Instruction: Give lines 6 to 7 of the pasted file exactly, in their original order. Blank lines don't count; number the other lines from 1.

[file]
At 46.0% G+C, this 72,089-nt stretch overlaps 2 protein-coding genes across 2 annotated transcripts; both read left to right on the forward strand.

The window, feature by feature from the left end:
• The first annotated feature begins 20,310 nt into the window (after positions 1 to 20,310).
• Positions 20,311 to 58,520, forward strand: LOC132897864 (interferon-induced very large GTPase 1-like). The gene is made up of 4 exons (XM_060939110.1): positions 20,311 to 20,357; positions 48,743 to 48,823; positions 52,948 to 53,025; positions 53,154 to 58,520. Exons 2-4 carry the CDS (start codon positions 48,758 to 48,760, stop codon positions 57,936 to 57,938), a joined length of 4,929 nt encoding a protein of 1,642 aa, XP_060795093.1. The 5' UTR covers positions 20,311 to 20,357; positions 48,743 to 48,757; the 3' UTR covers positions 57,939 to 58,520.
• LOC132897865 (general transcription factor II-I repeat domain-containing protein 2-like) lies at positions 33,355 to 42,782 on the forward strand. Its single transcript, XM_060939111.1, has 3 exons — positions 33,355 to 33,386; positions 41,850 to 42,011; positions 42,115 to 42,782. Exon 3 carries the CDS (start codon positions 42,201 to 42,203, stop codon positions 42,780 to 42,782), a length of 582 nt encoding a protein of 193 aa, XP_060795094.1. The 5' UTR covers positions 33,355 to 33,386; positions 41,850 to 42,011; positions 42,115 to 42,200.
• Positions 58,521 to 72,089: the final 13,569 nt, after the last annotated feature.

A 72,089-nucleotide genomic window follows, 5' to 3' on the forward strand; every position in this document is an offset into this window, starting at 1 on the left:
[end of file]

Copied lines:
• Positions 58,521 to 72,089: the final 13,569 nt, after the last annotated feature.

A 72,089-nucleotide genomic window follows, 5' to 3' on the forward strand; every position in this document is an offset into this window, starting at 1 on the left: